Fast growing industry livestock production during the past three decades resulted in so-called livestock revolution. Also a rapid global expansion in production and consumption of animal products has accelerated this process of revolution. Such trend in livestock culture is driven by population and income growth coupled with urbanization. Cheap, often subsidized feed grain, cheap fuel and rapid technological change, particularly in poultry, pork and dairy production, have accelerated the sector’s growth to such an extent that it is expected to provide 50 percent of global agricultural output in value terms in the next ten years. Large-scale commercial production, based mostly on feed grain and often globally connected, has emerged to provide growing urban markets with produce.
Unfortunately, an estimated 70 percent of the world’s rural poor, whose livelihoods depend on livestock, have not benefited from this growth in the livestock sector. In fact, on the contrary, many have been and are being marginalized and excluded from the growing markets. In addition, extensive land-based livestock production is being challenged severely by the vagaries of climate change
However, other factors are now starting to contribute to slowing demand for livestock products, such as growing concerns for health, environmental and animal welfare issues and increasing prices for feed grains, water, energy and labor.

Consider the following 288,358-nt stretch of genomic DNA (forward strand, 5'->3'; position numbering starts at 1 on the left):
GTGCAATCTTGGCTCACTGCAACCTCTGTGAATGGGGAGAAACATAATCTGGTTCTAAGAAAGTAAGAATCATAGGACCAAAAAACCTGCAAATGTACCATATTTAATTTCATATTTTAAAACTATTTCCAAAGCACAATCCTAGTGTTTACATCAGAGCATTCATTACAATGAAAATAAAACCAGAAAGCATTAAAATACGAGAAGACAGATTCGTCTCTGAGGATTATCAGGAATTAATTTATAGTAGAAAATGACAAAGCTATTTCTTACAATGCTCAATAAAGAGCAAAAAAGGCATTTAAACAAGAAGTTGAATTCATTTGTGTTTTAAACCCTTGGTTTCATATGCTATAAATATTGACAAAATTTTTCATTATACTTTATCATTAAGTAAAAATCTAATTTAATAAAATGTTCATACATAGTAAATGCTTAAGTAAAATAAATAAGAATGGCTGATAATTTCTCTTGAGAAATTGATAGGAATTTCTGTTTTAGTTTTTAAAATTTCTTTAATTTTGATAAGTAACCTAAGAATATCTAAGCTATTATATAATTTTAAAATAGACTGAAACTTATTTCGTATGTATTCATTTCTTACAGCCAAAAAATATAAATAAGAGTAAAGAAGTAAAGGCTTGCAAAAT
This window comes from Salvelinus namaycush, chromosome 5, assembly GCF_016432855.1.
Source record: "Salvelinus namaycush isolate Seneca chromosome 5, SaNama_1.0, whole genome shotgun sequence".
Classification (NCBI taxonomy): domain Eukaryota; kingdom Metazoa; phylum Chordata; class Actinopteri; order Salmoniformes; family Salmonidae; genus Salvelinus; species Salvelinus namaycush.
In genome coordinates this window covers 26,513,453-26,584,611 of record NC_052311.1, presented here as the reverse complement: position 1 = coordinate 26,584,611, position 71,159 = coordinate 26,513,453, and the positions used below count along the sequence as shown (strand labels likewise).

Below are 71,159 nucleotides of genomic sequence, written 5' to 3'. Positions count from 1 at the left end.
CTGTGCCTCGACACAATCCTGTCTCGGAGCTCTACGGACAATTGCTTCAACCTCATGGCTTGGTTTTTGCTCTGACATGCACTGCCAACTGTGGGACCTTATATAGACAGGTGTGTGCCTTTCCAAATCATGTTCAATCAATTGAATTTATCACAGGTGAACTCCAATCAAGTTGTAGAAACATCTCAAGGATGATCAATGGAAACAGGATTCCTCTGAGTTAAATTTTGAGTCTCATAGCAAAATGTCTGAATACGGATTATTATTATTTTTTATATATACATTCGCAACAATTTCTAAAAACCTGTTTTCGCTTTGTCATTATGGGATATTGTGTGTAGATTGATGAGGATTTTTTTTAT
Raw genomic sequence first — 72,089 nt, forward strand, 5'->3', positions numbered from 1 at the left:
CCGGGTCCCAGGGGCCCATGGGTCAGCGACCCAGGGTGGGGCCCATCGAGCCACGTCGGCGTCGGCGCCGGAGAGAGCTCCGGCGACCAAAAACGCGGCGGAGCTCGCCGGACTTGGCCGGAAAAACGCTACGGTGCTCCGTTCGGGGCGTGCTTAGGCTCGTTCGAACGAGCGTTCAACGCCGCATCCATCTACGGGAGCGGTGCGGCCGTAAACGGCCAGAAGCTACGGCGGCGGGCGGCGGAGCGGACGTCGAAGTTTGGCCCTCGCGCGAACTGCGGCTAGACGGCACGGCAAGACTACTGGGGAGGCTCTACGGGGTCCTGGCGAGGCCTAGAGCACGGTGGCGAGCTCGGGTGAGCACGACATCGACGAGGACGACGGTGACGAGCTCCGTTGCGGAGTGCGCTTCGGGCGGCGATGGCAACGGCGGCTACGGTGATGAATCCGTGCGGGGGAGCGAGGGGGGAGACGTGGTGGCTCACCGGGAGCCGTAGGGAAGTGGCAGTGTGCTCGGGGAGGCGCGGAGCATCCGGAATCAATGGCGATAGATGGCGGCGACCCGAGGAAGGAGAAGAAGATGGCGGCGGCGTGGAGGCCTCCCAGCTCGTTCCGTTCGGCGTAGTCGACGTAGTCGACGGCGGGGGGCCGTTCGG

The global livestock sector is characterized by a pronounced contradiction of two disparate but co-existing systems:
• Smallholder and pastoralist production –
Supporting numerous family livelihoods and household food security and contributing to rural food security; and
• Commercial production –
Supporting the global food supply system and providing employment to producers and others in associated processing, distribution, marketing and support services.
Large-scale commercial production, based mostly on feed grain and often globally connected, has emerged to provide growing urban markets with produce. But such system is linked with the erosion of local genetic resources, erosion of landscaped diversity and blind use of pesticides and other chemicals.